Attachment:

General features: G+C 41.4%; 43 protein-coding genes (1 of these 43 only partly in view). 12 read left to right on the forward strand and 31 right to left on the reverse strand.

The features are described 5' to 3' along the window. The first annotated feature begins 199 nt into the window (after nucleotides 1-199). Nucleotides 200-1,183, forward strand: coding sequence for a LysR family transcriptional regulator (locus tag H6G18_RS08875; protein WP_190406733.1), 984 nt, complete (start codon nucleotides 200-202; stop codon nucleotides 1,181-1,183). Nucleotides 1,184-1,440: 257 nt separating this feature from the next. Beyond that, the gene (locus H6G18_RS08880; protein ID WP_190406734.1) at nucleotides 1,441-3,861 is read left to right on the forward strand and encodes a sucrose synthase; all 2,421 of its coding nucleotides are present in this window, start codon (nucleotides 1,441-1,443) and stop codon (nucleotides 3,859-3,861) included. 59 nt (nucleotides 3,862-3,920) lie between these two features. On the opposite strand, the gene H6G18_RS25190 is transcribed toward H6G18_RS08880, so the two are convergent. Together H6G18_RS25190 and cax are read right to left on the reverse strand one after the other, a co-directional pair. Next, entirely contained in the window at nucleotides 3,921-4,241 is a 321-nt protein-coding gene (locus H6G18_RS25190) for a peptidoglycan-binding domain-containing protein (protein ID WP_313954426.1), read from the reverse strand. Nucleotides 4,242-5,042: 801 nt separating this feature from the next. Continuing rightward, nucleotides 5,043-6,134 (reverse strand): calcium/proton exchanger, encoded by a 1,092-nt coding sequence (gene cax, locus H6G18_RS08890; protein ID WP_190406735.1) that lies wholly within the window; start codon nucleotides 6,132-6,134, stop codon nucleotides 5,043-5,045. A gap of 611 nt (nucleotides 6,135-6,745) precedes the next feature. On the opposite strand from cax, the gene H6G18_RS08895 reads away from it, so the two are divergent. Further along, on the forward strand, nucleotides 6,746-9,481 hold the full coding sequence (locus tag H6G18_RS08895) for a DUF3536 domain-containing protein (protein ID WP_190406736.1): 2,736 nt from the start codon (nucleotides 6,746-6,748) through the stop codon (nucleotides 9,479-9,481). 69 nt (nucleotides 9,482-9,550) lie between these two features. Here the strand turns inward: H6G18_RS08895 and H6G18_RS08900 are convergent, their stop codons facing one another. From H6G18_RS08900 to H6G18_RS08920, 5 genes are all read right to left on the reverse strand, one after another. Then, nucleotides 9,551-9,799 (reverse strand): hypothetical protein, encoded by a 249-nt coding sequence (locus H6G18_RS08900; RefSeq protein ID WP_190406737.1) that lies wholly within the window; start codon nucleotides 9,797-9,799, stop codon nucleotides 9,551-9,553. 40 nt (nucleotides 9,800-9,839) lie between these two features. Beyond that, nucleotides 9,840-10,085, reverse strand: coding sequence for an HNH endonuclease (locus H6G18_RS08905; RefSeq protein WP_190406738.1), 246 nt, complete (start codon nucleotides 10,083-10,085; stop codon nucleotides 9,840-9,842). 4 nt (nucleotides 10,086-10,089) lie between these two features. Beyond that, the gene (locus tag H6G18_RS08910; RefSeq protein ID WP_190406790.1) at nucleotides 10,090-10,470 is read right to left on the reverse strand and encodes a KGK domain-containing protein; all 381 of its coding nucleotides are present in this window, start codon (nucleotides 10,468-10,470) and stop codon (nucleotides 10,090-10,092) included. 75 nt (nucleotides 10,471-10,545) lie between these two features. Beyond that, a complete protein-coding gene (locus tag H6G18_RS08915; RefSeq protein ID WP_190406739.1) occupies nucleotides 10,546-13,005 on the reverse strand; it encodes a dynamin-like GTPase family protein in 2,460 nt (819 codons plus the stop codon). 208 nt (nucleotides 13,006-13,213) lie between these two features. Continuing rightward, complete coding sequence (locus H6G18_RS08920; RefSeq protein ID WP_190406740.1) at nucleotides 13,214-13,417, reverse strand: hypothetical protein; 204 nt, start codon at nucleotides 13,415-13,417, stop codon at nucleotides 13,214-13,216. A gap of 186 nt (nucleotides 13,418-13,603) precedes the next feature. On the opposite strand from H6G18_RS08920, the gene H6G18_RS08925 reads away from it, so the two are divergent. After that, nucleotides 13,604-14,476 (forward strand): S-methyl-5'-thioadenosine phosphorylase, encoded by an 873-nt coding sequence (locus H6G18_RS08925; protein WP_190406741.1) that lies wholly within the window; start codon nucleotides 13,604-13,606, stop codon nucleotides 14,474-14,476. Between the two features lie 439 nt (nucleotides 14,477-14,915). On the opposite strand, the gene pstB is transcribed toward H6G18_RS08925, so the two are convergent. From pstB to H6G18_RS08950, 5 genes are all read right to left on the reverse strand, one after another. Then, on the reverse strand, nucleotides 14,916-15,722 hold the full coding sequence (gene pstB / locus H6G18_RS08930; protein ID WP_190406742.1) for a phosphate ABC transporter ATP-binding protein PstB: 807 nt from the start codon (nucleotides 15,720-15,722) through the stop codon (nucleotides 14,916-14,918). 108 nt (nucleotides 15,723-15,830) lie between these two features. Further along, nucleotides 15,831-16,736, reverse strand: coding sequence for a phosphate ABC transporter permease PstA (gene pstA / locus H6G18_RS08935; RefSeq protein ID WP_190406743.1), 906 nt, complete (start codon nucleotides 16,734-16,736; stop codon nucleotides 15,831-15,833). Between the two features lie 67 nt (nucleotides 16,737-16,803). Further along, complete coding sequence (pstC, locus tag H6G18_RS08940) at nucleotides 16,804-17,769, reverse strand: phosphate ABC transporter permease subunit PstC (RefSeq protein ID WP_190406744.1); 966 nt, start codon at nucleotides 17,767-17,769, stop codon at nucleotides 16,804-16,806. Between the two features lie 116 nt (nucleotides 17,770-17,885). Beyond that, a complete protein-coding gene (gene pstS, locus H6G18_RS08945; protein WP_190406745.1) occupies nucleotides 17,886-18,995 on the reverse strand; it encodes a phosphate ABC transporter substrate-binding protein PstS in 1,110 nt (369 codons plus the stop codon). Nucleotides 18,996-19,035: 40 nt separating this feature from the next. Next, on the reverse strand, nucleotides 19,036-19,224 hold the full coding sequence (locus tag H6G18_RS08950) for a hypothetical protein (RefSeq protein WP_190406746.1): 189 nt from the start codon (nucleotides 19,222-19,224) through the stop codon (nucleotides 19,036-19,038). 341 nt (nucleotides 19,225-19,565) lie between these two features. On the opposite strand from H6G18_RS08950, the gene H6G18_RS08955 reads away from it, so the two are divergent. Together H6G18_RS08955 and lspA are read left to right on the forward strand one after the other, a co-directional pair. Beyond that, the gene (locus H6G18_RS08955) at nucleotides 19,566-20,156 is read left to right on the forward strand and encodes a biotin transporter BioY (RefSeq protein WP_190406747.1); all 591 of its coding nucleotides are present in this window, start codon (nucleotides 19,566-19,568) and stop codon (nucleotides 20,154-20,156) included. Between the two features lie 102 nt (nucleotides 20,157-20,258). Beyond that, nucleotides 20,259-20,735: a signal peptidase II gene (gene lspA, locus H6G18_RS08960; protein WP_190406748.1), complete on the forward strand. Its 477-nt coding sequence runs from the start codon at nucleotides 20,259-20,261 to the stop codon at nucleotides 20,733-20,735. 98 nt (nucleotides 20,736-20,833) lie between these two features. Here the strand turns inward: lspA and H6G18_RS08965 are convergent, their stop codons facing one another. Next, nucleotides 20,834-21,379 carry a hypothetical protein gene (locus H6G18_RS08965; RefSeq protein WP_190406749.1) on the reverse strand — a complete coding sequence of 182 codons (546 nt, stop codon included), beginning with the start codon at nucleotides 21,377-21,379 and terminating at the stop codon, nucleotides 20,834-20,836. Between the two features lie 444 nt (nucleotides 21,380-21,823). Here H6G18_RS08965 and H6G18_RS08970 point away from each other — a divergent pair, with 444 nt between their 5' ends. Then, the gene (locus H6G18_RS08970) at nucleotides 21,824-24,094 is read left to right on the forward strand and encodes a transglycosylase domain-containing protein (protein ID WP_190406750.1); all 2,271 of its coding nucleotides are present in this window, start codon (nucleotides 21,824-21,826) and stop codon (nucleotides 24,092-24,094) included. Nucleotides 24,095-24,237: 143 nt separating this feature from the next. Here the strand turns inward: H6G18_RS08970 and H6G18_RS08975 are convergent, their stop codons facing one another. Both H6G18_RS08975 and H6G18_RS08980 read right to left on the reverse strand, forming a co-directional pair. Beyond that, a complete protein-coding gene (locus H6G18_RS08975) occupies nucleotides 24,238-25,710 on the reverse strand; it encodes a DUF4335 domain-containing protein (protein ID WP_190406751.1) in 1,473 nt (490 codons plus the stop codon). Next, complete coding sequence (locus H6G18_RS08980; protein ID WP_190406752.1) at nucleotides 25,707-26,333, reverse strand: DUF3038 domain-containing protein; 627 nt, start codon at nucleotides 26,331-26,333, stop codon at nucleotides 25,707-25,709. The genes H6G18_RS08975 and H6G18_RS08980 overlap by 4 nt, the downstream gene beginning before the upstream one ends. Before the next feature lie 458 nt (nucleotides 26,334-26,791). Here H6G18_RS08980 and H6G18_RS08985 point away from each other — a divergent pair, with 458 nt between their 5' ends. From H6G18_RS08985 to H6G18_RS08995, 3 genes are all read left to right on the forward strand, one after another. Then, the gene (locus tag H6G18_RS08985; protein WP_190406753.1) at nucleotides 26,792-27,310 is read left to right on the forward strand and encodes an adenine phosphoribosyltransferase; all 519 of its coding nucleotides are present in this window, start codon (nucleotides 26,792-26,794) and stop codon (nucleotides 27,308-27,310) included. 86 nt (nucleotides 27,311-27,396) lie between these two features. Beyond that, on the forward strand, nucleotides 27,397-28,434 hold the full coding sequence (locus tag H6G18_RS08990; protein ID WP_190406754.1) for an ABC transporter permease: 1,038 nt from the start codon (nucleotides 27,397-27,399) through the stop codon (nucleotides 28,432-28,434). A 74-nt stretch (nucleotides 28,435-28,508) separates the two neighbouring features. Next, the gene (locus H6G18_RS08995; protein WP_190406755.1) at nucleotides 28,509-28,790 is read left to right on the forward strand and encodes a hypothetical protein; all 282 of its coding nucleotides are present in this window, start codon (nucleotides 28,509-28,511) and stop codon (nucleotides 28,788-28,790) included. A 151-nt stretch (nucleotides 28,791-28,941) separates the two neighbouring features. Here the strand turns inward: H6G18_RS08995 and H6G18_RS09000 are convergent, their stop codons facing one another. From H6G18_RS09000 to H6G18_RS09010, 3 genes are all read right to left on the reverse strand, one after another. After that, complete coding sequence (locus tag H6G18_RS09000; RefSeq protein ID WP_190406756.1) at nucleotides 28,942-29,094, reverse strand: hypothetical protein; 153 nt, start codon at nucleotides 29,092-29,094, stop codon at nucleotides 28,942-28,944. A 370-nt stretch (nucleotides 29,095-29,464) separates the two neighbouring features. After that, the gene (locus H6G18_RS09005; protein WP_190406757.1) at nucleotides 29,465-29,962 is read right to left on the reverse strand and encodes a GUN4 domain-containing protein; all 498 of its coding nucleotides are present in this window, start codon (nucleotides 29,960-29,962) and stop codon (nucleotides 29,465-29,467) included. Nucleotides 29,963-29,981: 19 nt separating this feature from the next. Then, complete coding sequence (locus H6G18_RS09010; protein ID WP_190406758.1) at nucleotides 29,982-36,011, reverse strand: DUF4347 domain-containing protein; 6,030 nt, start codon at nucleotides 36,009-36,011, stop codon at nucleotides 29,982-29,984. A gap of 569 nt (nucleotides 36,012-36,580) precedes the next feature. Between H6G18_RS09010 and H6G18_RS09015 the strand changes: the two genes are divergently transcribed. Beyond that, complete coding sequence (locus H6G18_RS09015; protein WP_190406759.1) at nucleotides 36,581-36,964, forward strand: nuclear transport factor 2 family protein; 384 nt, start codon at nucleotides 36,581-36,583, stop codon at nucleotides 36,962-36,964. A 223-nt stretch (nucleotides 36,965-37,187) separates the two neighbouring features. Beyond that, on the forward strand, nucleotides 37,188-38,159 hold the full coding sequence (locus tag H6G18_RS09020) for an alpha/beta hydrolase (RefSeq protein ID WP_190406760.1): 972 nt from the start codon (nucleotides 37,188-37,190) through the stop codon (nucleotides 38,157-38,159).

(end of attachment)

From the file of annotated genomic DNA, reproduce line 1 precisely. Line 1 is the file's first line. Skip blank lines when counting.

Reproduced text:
General features: G+C 41.4%; 43 protein-coding genes (1 of these 43 only partly in view). 12 read left to right on the forward strand and 31 right to left on the reverse strand.